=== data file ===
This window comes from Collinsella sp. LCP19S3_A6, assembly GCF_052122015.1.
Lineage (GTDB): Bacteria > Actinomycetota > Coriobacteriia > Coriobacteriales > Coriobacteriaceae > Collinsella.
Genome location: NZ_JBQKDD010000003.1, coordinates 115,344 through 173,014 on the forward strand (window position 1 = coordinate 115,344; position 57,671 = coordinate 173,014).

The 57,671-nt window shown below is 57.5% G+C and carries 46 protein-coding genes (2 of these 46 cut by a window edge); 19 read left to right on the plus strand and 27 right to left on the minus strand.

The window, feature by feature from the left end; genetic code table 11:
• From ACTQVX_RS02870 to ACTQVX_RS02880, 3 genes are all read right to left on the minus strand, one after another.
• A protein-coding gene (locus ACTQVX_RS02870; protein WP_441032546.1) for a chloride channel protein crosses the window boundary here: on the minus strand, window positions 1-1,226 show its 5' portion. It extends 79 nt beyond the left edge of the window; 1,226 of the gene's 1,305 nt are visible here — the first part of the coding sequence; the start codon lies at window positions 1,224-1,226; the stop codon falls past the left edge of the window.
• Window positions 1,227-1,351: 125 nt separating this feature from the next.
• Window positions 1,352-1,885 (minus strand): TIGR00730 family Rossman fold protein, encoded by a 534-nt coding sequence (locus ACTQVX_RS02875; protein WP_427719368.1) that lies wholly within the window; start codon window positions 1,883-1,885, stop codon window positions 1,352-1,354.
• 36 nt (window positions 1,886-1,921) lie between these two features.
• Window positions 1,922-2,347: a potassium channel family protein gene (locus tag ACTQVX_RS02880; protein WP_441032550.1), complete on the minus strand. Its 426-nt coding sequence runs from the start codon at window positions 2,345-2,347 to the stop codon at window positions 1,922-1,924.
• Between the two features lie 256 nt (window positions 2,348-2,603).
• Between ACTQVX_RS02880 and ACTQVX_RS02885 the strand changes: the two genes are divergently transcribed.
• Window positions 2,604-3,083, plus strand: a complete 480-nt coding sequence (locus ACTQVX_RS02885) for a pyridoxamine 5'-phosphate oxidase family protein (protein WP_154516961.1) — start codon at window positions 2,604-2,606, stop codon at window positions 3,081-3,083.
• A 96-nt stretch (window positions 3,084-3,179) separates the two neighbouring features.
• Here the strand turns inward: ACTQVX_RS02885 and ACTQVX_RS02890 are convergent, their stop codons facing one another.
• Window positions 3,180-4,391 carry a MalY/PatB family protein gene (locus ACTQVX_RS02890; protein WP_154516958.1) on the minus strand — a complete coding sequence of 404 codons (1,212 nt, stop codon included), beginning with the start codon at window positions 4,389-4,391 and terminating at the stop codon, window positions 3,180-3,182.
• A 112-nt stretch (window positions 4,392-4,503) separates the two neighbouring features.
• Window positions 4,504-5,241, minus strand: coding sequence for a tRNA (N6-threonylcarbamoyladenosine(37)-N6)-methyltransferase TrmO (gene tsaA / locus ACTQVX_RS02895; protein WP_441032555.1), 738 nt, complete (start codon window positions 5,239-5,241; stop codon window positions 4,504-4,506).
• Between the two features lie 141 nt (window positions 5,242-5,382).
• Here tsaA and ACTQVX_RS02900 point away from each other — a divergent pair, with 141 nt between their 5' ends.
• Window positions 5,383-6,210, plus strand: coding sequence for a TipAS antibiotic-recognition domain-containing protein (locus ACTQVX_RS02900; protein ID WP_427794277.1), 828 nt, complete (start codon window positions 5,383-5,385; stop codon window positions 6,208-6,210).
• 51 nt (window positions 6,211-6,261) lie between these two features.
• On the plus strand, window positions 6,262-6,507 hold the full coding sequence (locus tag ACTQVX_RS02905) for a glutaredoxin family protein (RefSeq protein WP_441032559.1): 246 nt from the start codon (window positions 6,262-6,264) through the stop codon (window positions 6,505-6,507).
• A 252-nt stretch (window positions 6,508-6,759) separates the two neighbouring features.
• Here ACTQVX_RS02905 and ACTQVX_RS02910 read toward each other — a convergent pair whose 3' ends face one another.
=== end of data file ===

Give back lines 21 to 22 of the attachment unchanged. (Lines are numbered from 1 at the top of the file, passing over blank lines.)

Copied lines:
• Here tsaA and ACTQVX_RS02900 point away from each other — a divergent pair, with 141 nt between their 5' ends.
• Window positions 5,383-6,210, plus strand: coding sequence for a TipAS antibiotic-recognition domain-containing protein (locus ACTQVX_RS02900; protein ID WP_427794277.1), 828 nt, complete (start codon window positions 5,383-5,385; stop codon window positions 6,208-6,210).